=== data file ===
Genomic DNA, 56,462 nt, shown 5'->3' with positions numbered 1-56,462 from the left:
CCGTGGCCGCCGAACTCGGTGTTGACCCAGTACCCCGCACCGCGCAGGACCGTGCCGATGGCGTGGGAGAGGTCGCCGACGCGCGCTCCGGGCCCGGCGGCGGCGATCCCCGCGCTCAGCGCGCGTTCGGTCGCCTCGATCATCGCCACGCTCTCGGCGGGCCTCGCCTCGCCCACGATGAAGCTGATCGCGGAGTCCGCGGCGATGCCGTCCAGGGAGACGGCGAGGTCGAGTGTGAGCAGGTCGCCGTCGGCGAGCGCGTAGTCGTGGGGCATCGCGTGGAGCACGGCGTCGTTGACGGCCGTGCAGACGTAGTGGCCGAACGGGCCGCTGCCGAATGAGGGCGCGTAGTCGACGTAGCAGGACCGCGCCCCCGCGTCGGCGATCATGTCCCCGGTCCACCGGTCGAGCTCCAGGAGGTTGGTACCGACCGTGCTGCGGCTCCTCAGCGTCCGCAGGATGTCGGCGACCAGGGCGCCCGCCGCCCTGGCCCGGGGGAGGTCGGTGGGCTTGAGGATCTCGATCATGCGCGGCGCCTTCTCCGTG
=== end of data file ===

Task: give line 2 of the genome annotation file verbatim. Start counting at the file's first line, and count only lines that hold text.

CCGTGGCCGCCGAACTCGGTGTTGACCCAGTACCCCGCACCGCGCAGGACCGTGCCGATGGCGTGGGAGAGGTCGCCGACGCGCGCTCCGGGCCCGGCGGCGGCGATCCCCGCGCTCAGCGCGCGTTCGGTCGCCTCGATCATCGCCACGCTCTCGGCGGGCCTCGCCTCGCCCACGATGAAGCTGATCGCGGAGTCCGCGGCGATGCCGTCCAGGGAGACGGCGAGGTCGAGTGTGAGCAGGTCGCCGTCGGCGAGCGCGTAGTCGTGGGGCATCGCGTGGAGCACGGCGTCGTTGACGGCCGTGCAGACGTAGTGGCCGAACGGGCCGCTGCCGAATGAGGGCGCGTAGTCGACGTAGCAGGACCGCGCCCCCGCGTCGGCGATCATGTCCCCGGTCCACCGGTCGAGCTCCAGGAGGTTGGTACCGACCGTGCTGCGGCTCCTCAGCGTCCGCAGGATGTCGGCGACCAGGGCGCCCGCCGCCCTGGCCCGGGGGAGGTCGGTGGGCTTGAGGATCTCGATCATGCGCGGCGCCTTCTCCGTG